Older topographic maps of the Palos area indicate a seemingly chain of small ponds just north of 111th street intersecting Roberts Road.  Those ponds are sloughs, they have been slowly filled in and are also nearly gone.  They valley they were part of, running west of Roberts Road was also filled in.  Today a subdivision of homes sits atop that landfill.  The slope of land along 107th and 88th Avenue was redesigned in order to build homes in that area.

     
Image - 1972 picture of Slough, 108th and Roberts Road, now filled in. Image - Slough near 108th and Roberts Road, Picture 2000. Image - Subdivision building along filled in Slough.
Slough just east of Roberts  Road and 108th St. Picture  taken in 1972. Same slough.  Picture  taken in 2000. Portion of filled slough  now has a subdivision  along its edge.
     
Image - Land Filled and Housing Developed.  Pic 1972 Image - Land Filled and Housing Developed.  Pic 1972 Image - Slough Lake and Fen along 111th Street near LaGrange Road
Land filled just west of  Roberts Road and 109th  street.  Picture taken in 1972. Land filled just west of  Roberts Road and 109th  street.  Picture taken in 1972. Small slough lake in the fen along  111th near LaGrange Road.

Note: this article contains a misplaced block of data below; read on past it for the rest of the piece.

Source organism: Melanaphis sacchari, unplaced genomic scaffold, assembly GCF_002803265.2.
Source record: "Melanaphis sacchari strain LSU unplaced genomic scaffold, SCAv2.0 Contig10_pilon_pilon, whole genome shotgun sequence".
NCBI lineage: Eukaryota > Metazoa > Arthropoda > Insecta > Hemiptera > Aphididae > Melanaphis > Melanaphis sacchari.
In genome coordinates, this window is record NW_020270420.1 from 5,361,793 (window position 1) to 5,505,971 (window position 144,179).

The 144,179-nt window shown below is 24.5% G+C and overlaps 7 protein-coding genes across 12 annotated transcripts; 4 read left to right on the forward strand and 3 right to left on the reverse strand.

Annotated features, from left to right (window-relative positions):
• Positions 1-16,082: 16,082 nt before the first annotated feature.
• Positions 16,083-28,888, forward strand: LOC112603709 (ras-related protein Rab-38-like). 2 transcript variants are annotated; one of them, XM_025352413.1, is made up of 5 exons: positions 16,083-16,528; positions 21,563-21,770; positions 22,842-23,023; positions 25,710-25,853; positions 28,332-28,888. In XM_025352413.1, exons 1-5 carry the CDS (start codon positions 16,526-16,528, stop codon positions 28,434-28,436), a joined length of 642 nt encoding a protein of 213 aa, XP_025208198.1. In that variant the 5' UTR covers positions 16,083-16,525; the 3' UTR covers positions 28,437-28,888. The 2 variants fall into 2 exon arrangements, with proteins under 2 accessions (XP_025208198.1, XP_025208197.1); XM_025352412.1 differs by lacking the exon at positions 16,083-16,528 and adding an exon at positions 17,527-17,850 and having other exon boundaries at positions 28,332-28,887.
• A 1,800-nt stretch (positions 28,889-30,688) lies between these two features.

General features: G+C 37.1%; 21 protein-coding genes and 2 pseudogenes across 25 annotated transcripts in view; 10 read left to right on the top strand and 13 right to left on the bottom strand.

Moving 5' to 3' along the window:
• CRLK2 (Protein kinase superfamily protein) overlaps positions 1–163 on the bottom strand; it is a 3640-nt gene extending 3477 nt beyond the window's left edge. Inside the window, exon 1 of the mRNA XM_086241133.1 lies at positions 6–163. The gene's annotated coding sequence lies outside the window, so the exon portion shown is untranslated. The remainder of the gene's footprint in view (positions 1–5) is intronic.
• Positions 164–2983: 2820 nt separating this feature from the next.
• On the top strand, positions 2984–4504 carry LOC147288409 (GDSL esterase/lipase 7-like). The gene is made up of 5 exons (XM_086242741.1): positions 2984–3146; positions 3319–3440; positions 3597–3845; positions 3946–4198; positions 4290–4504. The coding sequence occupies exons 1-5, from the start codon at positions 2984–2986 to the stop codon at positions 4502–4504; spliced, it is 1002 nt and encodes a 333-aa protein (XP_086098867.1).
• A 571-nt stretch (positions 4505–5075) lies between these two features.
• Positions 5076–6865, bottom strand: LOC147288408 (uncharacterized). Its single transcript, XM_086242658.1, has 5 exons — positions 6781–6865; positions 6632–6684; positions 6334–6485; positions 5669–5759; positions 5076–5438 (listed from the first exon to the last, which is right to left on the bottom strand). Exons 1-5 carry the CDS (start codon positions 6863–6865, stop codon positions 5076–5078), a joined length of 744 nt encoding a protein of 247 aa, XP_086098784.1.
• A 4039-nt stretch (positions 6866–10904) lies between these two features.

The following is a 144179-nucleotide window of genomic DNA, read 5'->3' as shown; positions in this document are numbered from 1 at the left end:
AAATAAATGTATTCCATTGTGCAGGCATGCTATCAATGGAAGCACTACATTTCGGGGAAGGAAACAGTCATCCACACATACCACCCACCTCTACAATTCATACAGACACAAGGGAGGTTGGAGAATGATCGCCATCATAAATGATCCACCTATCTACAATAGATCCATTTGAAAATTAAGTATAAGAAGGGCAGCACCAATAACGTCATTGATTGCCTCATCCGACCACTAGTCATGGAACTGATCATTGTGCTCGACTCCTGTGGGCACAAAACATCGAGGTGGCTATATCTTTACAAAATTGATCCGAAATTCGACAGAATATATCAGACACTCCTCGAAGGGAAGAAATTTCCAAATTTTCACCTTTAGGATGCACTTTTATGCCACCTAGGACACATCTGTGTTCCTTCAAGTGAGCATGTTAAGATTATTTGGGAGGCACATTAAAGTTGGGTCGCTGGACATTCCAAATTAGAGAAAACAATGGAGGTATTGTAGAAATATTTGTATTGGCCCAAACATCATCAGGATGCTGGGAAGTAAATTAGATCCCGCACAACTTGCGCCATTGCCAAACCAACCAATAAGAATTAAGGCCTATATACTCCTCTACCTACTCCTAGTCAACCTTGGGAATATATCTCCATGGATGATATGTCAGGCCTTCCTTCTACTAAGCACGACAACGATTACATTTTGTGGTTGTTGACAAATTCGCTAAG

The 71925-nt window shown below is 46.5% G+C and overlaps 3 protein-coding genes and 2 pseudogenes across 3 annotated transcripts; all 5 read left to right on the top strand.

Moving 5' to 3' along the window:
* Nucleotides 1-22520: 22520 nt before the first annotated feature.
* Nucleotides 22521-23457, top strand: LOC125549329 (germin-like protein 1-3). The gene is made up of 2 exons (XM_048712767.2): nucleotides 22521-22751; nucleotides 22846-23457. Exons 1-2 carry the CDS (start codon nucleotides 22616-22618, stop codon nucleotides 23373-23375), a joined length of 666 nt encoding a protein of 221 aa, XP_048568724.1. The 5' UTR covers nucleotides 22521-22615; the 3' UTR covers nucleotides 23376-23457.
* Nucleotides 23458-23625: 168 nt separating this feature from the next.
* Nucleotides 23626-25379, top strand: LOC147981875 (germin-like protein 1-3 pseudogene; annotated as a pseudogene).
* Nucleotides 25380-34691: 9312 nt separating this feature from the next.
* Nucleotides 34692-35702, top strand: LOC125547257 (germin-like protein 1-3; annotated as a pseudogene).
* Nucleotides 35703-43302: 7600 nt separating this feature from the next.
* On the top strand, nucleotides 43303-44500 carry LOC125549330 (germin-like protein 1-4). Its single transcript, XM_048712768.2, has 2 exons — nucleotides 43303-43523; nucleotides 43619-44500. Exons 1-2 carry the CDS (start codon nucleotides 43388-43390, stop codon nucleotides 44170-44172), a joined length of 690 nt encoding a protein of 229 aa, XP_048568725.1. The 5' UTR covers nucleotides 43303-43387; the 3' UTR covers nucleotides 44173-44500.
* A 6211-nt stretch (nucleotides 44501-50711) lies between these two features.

Image 1 - Fen between 111th and Calumet Sag Channel Image 2 - Fen between 111th and Calumet Sag Channel Image 3 - Fen between 111th and Calumet Sag Channel 
Fen between 111th and the  Calumet Sag Channel, Kean  to LaGrange Road. Fen between 111th and the  Calumet Sag Channel, Kean  to LaGrange Road. Fen between 111th and the  Calumet Sag Channel, Kean  to LaGrange Road.
     

Several portions of the natural landscape of the Palos area have resisted the efforts of man to modify them.  The fens found near the eastern edge of the moraine are perhaps the best example.  Spongy, moist grounds, the fens are mostly part of the Cook County Forest Preserves which border Palos Hills on the west.